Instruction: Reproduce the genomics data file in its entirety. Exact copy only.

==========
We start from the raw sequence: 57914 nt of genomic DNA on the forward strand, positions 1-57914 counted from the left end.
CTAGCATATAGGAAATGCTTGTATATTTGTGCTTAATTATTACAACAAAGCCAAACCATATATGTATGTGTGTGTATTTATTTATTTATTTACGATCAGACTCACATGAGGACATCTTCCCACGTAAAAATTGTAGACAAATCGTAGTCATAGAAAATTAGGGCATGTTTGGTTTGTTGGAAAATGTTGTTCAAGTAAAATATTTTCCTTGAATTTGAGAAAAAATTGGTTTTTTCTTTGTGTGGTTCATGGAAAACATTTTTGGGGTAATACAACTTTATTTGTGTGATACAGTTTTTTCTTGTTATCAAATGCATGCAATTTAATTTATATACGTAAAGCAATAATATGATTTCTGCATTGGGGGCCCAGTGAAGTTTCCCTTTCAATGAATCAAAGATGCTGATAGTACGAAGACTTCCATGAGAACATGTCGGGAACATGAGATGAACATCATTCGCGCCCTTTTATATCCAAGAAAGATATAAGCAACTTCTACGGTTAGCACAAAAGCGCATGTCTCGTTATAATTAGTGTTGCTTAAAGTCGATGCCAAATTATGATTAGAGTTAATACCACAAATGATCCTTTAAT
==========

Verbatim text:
We start from the raw sequence: 57914 nt of genomic DNA on the forward strand, positions 1-57914 counted from the left end.
CTAGCATATAGGAAATGCTTGTATATTTGTGCTTAATTATTACAACAAAGCCAAACCATATATGTATGTGTGTGTATTTATTTATTTATTTACGATCAGACTCACATGAGGACATCTTCCCACGTAAAAATTGTAGACAAATCGTAGTCATAGAAAATTAGGGCATGTTTGGTTTGTTGGAAAATGTTGTTCAAGTAAAATATTTTCCTTGAATTTGAGAAAAAATTGGTTTTTTCTTTGTGTGGTTCATGGAAAACATTTTTGGGGTAATACAACTTTATTTGTGTGATACAGTTTTTTCTTGTTATCAAATGCATGCAATTTAATTTATATACGTAAAGCAATAATATGATTTCTGCATTGGGGGCCCAGTGAAGTTTCCCTTTCAATGAATCAAAGATGCTGATAGTACGAAGACTTCCATGAGAACATGTCGGGAACATGAGATGAACATCATTCGCGCCCTTTTATATCCAAGAAAGATATAAGCAACTTCTACGGTTAGCACAAAAGCGCATGTCTCGTTATAATTAGTGTTGCTTAAAGTCGATGCCAAATTATGATTAGAGTTAATACCACAAATGATCCTTTAAT